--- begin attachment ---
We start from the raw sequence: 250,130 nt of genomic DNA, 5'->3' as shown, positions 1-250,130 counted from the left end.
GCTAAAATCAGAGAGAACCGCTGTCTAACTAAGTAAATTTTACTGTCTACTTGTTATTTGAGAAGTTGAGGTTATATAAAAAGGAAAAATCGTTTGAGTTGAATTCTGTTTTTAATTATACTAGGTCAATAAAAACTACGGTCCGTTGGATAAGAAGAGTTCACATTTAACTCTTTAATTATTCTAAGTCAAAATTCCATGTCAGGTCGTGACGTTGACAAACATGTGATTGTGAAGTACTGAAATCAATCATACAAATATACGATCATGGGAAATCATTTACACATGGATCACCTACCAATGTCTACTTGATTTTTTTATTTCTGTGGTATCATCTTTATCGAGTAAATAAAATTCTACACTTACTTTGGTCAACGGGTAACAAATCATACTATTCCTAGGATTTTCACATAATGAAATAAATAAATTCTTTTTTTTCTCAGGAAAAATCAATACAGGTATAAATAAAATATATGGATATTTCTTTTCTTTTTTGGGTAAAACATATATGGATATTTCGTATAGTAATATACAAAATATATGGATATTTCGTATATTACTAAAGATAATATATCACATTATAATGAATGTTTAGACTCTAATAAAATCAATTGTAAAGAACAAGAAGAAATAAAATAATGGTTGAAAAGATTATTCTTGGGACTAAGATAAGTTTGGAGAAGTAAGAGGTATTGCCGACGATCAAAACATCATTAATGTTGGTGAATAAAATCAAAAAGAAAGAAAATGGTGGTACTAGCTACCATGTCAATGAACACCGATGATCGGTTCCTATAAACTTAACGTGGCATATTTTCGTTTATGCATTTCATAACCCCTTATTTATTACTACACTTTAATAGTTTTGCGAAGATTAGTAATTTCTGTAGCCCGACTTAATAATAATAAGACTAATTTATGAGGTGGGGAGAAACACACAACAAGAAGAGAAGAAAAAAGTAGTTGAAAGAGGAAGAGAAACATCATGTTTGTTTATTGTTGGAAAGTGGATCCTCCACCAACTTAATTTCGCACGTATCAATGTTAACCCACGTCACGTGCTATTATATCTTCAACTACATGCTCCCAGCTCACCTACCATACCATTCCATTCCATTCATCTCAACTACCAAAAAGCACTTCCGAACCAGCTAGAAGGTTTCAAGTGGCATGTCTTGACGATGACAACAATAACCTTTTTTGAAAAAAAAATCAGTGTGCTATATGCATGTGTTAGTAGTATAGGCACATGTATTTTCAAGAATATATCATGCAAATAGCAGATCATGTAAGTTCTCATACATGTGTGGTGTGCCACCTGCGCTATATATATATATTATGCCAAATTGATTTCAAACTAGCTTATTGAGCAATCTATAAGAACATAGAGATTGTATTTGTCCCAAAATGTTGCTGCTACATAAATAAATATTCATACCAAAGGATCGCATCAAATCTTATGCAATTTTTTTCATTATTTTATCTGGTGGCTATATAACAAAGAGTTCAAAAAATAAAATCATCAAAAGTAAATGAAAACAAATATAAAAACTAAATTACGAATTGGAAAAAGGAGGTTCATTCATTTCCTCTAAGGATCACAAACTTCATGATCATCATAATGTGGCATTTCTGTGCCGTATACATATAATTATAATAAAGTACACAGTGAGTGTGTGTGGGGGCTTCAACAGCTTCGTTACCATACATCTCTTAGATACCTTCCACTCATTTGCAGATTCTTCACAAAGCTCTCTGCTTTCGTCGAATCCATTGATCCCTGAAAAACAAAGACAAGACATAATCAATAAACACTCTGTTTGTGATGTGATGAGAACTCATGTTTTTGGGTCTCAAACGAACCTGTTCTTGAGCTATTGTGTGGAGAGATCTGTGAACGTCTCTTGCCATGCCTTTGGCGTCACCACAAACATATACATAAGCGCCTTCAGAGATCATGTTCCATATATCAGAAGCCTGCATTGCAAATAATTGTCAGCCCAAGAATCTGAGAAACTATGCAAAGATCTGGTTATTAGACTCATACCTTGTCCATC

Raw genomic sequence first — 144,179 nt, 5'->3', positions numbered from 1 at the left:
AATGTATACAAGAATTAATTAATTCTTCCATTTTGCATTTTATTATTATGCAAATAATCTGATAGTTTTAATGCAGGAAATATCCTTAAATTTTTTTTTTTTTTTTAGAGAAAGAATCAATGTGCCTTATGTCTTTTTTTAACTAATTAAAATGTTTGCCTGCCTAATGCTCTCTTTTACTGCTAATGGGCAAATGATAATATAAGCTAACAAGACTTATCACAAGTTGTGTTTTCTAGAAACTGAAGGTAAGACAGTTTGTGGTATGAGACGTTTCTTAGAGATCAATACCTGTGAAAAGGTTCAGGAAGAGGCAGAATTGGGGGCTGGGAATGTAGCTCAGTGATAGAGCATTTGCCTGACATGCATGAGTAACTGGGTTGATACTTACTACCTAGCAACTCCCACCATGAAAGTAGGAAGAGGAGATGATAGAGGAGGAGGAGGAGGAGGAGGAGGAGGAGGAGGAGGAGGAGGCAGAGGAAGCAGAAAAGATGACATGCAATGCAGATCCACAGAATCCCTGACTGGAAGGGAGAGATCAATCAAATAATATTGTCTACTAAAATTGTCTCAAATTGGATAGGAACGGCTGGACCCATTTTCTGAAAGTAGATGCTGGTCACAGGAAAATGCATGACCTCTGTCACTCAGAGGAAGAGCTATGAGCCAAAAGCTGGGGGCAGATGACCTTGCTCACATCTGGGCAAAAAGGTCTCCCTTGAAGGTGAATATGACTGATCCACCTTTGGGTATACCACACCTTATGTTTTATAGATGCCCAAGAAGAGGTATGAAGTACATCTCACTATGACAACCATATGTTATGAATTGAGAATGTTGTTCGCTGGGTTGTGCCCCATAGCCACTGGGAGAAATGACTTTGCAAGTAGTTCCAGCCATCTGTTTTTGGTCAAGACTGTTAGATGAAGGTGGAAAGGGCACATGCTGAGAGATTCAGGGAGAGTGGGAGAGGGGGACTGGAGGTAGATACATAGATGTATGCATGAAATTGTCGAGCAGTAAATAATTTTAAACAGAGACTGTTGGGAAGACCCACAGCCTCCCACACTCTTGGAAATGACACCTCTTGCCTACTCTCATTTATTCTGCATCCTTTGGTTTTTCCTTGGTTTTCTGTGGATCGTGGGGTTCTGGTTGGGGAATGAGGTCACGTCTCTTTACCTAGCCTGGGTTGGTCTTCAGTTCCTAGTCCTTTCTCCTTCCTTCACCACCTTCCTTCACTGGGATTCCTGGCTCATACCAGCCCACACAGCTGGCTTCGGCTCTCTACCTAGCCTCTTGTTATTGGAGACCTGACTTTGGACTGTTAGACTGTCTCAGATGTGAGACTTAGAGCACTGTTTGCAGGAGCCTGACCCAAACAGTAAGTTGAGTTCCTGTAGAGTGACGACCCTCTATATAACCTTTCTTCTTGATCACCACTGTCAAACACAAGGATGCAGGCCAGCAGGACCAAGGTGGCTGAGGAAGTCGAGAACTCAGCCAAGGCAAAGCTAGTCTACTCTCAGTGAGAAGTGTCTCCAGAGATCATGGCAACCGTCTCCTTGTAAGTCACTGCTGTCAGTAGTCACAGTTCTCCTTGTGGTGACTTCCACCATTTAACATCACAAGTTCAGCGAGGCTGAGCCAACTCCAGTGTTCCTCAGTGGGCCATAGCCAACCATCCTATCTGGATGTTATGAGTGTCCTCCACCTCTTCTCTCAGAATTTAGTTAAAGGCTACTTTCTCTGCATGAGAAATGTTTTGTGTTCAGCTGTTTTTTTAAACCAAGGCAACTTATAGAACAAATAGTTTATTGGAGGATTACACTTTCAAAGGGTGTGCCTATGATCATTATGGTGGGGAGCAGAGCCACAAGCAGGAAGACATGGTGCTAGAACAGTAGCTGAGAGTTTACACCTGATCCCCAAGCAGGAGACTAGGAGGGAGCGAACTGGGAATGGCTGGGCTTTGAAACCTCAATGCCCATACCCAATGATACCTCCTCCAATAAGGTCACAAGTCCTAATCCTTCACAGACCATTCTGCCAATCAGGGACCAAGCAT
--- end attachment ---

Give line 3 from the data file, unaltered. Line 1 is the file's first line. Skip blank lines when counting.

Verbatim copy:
Raw genomic sequence first — 144,179 nt, 5'->3', positions numbered from 1 at the left: